Yet, without the Spirit we are lost. In his explanation to the third article of the Apostle’s Creed, Martin Luther writes:

I believe that by my own understanding or strength I cannot believe in Jesus Christ my Lord or come to him, but instead the Holy Spirit has called me through the gospel, enlightened me with his gifts, made me holy and kept me in the true faith, just as he calls, gathers, enlightens, and makes holy the whole Christian church on earth and keeps it with Jesus Christ in the one common, true faith. Daily in this Christian church the Holy Spirit abundantly forgives all sins—mine and those of all believers. On the last day the Holy Spirit will raise me and all the dead and will give to me and all believers in Christ eternal life. This is most certainly true.

I wish the new translation had kept the word “sanctifies,” what a windy breathy word that is. And it is a nebulous word that more accurately befits the work of the Spirit.

The Holy Spirit is breathed into us by Christ in the upper room with the disciples. With the Spirit is also given the power to forgive, a power normally reserved for God. But since God the Spirit is with us and within us so is the power of the Spirit at work in us and through us.

And there are other gifts that come with the Holy Spirit, it’s like the haul some people get on their birthday. Gift upon gift, upon gift.

There’s speaking in tongues, preaching, teaching, discernment of spirits, compassion, love, joy, generosity, hospitality, baking lemon marangue pies for the pastor (and many others too numerous to mention here.)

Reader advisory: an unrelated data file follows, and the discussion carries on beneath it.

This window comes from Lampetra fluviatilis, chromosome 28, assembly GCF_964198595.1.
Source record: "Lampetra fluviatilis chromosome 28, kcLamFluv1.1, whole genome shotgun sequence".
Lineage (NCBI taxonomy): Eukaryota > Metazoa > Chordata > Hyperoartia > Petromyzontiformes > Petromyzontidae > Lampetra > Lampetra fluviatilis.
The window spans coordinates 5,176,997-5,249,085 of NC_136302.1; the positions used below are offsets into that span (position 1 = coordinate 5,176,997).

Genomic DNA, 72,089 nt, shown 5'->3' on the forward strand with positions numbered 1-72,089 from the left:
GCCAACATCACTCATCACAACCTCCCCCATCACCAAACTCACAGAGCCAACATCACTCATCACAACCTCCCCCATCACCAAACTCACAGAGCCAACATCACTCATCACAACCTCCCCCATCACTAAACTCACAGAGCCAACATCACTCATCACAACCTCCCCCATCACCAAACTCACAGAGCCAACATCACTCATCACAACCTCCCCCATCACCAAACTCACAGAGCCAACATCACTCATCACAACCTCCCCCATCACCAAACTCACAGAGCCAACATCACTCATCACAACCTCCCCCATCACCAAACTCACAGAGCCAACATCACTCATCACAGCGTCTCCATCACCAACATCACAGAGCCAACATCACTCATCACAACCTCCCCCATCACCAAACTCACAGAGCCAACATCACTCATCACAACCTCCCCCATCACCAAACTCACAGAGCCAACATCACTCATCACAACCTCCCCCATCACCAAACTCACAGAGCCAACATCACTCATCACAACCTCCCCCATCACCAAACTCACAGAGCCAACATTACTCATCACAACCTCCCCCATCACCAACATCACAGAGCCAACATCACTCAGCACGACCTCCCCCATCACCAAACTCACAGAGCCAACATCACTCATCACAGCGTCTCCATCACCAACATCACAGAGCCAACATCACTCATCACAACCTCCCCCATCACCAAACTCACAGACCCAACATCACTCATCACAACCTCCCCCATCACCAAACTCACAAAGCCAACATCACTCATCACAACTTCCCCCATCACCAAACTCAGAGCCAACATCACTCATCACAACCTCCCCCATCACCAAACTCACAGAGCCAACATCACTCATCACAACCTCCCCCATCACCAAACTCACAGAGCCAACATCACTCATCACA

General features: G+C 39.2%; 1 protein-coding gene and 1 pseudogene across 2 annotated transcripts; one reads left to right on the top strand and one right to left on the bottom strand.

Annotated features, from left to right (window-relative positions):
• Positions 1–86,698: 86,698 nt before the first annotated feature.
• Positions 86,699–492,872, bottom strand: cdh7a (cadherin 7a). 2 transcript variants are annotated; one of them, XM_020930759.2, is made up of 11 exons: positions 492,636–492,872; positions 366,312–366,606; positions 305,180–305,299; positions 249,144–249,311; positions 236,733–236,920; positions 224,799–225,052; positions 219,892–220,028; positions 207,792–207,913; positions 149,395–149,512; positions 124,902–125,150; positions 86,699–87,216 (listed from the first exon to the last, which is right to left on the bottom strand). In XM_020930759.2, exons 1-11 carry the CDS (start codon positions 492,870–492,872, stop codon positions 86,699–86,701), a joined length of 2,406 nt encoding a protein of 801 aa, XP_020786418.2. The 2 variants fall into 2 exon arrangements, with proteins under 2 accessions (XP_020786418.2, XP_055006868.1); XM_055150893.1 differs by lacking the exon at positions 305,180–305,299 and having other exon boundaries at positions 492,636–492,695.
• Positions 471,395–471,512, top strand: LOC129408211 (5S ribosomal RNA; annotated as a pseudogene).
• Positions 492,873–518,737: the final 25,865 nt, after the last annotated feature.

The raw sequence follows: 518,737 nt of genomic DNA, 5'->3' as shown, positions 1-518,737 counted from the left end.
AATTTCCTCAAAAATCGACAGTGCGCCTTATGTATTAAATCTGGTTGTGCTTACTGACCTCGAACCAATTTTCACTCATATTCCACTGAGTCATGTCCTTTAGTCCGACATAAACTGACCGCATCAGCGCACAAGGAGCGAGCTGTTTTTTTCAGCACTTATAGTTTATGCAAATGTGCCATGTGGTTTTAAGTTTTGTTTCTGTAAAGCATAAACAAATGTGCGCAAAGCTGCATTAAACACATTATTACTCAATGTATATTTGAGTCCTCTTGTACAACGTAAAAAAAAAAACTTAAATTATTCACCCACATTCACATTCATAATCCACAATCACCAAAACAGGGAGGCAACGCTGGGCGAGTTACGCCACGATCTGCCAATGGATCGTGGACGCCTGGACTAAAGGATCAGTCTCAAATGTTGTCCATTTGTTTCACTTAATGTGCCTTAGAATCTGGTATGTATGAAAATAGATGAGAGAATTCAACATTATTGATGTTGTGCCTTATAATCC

In 1 Corinthians 12:4-6 Paul writes,4Now there are varieties of gifts, but the same Spirit; 5and there are varieties of services, but the same Lord; 6and there are varieties of activities, but it is the same God who activates all of them in everyone.” All these many and varying gifts are from the one Holy Spirit who calls all people to use their gifts to serve the one Lord, God. And it is the same God whom we are called to serve that makes those gifts active in our lives.

For many of us, the fear comes from the fact that God chooses which gifts we will have and we are given no say n the matter.  The gifts come from God, we are given the power to use them by God, in the service of God. In no way are the gifts meant to be ours to use for our own purpose. As a matter of fact, Paul goes on in vs. 7, “To each is given the manifestation of the Spirit for the common good.”

God gives me specific gifts by the Holy Spirit to be used for the sake of the community. And God gives you specific gifts by the Holy Spirit to be used for the sake of the community. When we use our gifts in concert with one another then we truly become the Body of Christ  as God envisioned us to be. It is then that we become like the disciples witnessing in the streets of Jerusalem to the amazing and wonderful acts of God, to the praise and glory of Jesus Christ.


Glorifying God

Sermon for June 1, 2014; Seventh Sunday of Easter

Texts: John 17:1-11, Acts 1:6-14